June 4, 2018

Kevin Waugh (Saskatoon—Grasswood)
2018-06-04 12:51 [p.20139]

Madam Speaker, it is interesting. The Liberals bought this pipeline for $4.5 billion. There were 43 first nations who invested in Kinder Morgan, and they totally supported this pipeline.
Did the government receive consent from the first nations who had previous agreements with Kinder Morgan before it decided to purchase this pipeline for $4.5 billion? Did the Liberals consult with first nations? We had 43 first nations signing on to this. We want to know if they were consulted before the government used taxpayers’ money, $4.5 billion, to bail out Kinder Morgan?

Kevin Waugh (Saskatoon—Grasswood)
2018-06-04 13:21 [p.20144]

Madam Speaker, I want to congratulate our member for Lakeland for that passionate speech. It is a speech that should be given more than once in the House, that first nations communities from coast to coast want to share in prosperity. She touched on that not only with her community around Lakeland but the entire province of Alberta, and I can share that it is the same in my province of Saskatchewan also.
The question I have for the hon. member is this. Over $400 million is being denied to 43 first nation groups who had originally signed on to the Kinder Morgan deal because the Liberals took the $4.5 billion deal with Kinder Morgan. Those first nations wanted that $400 million to be disbursed in their communities for education, prosperity, and better drinking water. That has been taken away from them. I wonder if the Liberal government even consulted with those 43 first nations that had signed on to the Kinder Morgan deal prior to this development.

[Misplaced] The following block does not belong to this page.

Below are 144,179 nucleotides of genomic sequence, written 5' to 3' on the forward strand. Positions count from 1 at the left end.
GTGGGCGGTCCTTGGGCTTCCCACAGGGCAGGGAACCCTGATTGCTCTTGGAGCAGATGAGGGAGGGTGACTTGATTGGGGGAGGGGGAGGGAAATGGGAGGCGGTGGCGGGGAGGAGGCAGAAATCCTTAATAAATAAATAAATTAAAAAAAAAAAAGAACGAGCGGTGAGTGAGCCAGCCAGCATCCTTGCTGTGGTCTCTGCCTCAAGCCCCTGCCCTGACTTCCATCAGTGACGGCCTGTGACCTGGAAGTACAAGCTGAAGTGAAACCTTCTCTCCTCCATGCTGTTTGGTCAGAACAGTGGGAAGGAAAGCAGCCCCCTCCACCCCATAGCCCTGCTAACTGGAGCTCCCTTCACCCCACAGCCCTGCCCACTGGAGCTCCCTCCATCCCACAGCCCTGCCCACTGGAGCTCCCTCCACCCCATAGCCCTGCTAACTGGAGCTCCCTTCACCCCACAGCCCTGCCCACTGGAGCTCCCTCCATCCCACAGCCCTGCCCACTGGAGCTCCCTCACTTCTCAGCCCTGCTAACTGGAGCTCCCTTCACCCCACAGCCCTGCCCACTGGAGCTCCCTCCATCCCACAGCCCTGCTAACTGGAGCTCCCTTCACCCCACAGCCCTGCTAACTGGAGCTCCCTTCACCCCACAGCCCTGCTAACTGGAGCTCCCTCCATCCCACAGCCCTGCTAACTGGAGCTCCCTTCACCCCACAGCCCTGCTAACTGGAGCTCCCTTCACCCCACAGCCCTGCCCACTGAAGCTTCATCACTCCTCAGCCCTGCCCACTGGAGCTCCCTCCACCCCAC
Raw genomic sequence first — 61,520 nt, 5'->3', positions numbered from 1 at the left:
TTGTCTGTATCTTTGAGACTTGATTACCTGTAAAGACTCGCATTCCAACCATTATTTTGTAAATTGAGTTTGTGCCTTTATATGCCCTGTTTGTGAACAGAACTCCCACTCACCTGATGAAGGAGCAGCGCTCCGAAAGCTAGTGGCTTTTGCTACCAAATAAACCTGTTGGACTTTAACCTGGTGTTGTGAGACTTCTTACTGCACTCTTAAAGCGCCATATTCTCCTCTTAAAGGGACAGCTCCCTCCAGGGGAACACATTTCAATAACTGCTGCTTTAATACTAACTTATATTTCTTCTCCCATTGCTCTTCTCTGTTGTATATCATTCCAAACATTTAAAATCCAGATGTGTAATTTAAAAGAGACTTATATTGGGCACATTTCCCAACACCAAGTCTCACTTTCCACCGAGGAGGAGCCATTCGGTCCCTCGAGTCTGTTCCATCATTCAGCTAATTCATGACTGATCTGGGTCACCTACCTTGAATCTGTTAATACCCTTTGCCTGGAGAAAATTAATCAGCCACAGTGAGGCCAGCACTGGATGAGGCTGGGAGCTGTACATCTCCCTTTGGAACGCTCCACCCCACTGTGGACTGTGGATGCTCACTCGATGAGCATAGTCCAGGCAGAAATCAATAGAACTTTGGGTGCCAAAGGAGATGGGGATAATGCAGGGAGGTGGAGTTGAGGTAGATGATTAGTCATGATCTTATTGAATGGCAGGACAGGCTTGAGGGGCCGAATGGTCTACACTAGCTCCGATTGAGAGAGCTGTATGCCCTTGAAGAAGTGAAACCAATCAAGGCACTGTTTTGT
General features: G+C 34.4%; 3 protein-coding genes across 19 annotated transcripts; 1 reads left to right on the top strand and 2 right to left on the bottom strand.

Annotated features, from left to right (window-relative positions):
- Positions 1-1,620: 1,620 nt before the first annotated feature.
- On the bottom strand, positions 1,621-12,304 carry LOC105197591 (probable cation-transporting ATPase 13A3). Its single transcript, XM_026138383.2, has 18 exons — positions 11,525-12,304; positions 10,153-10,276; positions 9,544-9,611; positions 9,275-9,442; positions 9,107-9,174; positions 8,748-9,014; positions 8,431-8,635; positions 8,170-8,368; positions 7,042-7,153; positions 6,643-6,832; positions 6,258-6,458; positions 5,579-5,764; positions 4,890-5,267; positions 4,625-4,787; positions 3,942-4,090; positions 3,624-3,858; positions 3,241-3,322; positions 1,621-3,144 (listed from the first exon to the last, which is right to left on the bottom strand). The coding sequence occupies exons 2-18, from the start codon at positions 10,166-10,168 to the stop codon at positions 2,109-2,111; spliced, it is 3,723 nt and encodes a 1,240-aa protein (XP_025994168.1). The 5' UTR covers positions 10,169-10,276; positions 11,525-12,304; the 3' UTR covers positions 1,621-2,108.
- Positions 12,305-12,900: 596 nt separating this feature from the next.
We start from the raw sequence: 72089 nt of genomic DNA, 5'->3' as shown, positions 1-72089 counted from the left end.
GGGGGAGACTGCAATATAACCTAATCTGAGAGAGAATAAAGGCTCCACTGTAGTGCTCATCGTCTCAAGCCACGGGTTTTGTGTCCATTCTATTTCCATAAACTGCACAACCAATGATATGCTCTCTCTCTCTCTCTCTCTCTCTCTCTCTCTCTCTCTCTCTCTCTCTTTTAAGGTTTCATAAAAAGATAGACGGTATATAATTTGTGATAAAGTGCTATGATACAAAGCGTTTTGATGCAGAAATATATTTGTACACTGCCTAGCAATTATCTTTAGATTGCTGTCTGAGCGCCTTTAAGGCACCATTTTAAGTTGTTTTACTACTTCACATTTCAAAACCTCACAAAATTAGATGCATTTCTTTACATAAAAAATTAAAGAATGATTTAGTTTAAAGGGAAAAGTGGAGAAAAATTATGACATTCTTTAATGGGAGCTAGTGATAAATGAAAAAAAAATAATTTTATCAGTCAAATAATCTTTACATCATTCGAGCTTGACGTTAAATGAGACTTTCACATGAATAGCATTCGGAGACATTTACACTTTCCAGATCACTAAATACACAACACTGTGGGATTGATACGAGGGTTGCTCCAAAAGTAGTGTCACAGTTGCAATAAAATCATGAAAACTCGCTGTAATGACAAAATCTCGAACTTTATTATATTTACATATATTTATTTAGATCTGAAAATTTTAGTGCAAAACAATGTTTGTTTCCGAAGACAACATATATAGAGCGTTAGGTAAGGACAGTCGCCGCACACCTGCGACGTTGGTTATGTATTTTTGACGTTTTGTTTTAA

Kevin Waugh (Saskatoon—Grasswood)
2018-06-04 13:38 [p.20146]

Madam Speaker, there have been different speeches by members from Lakeland to Victoria, but 43 first nations signed onto Kinder Morgan, which would have given them $400 million.
Could the member for Victoria comment on the graduation rates on reserves right now, particularly as I believe that only 44% of first nation people between the ages of 18 to 24 living on reserves have completed high school? I am just wondering if that $400 million would, in fact, help those in need of actually graduating from high school.

Kevin Waugh (Saskatoon—Grasswood)
2018-06-04 13:52 [p.20148]